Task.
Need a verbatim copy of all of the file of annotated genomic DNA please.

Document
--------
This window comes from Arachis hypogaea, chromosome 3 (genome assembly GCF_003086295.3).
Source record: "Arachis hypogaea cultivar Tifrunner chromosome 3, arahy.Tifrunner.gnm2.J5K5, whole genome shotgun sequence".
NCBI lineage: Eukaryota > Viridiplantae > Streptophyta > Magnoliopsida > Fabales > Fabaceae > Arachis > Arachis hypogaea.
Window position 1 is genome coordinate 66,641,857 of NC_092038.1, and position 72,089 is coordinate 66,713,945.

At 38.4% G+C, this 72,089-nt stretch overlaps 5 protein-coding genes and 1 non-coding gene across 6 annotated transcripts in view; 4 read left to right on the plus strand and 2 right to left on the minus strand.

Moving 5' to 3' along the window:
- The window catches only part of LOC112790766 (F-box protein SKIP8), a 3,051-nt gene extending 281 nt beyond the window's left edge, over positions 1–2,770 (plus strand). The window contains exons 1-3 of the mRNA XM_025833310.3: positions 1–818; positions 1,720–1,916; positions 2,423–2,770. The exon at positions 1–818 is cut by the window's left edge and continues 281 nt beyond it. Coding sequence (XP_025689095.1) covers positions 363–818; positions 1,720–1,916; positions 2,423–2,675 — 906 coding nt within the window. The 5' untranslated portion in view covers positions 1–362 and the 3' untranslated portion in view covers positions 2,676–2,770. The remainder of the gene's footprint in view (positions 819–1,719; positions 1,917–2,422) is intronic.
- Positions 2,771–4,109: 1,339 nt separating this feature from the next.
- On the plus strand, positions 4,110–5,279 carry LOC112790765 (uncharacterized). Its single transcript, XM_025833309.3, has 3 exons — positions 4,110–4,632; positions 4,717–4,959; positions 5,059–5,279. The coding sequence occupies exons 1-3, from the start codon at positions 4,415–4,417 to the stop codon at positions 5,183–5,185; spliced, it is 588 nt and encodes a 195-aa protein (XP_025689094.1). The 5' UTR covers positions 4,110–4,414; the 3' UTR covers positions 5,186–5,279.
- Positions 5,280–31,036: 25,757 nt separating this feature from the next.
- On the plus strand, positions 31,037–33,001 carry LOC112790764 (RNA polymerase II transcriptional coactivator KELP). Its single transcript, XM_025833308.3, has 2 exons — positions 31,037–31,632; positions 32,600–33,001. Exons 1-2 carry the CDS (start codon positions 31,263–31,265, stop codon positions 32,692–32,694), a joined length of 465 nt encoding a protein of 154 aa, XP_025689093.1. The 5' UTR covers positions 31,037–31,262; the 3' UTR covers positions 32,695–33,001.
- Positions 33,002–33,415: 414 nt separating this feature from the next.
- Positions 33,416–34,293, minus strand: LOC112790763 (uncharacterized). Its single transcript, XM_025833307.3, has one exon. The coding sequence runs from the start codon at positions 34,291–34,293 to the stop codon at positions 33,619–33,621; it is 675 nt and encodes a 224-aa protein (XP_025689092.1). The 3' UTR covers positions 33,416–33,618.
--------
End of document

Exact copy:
This window comes from Arachis hypogaea, chromosome 3 (genome assembly GCF_003086295.3).
Source record: "Arachis hypogaea cultivar Tifrunner chromosome 3, arahy.Tifrunner.gnm2.J5K5, whole genome shotgun sequence".
NCBI lineage: Eukaryota > Viridiplantae > Streptophyta > Magnoliopsida > Fabales > Fabaceae > Arachis > Arachis hypogaea.
Window position 1 is genome coordinate 66,641,857 of NC_092038.1, and position 72,089 is coordinate 66,713,945.

At 38.4% G+C, this 72,089-nt stretch overlaps 5 protein-coding genes and 1 non-coding gene across 6 annotated transcripts in view; 4 read left to right on the plus strand and 2 right to left on the minus strand.

Moving 5' to 3' along the window:
- The window catches only part of LOC112790766 (F-box protein SKIP8), a 3,051-nt gene extending 281 nt beyond the window's left edge, over positions 1–2,770 (plus strand). The window contains exons 1-3 of the mRNA XM_025833310.3: positions 1–818; positions 1,720–1,916; positions 2,423–2,770. The exon at positions 1–818 is cut by the window's left edge and continues 281 nt beyond it. Coding sequence (XP_025689095.1) covers positions 363–818; positions 1,720–1,916; positions 2,423–2,675 — 906 coding nt within the window. The 5' untranslated portion in view covers positions 1–362 and the 3' untranslated portion in view covers positions 2,676–2,770. The remainder of the gene's footprint in view (positions 819–1,719; positions 1,917–2,422) is intronic.
- Positions 2,771–4,109: 1,339 nt separating this feature from the next.
- On the plus strand, positions 4,110–5,279 carry LOC112790765 (uncharacterized). Its single transcript, XM_025833309.3, has 3 exons — positions 4,110–4,632; positions 4,717–4,959; positions 5,059–5,279. The coding sequence occupies exons 1-3, from the start codon at positions 4,415–4,417 to the stop codon at positions 5,183–5,185; spliced, it is 588 nt and encodes a 195-aa protein (XP_025689094.1). The 5' UTR covers positions 4,110–4,414; the 3' UTR covers positions 5,186–5,279.
- Positions 5,280–31,036: 25,757 nt separating this feature from the next.
- On the plus strand, positions 31,037–33,001 carry LOC112790764 (RNA polymerase II transcriptional coactivator KELP). Its single transcript, XM_025833308.3, has 2 exons — positions 31,037–31,632; positions 32,600–33,001. Exons 1-2 carry the CDS (start codon positions 31,263–31,265, stop codon positions 32,692–32,694), a joined length of 465 nt encoding a protein of 154 aa, XP_025689093.1. The 5' UTR covers positions 31,037–31,262; the 3' UTR covers positions 32,695–33,001.
- Positions 33,002–33,415: 414 nt separating this feature from the next.
- Positions 33,416–34,293, minus strand: LOC112790763 (uncharacterized). Its single transcript, XM_025833307.3, has one exon. The coding sequence runs from the start codon at positions 34,291–34,293 to the stop codon at positions 33,619–33,621; it is 675 nt and encodes a 224-aa protein (XP_025689092.1). The 3' UTR covers positions 33,416–33,618.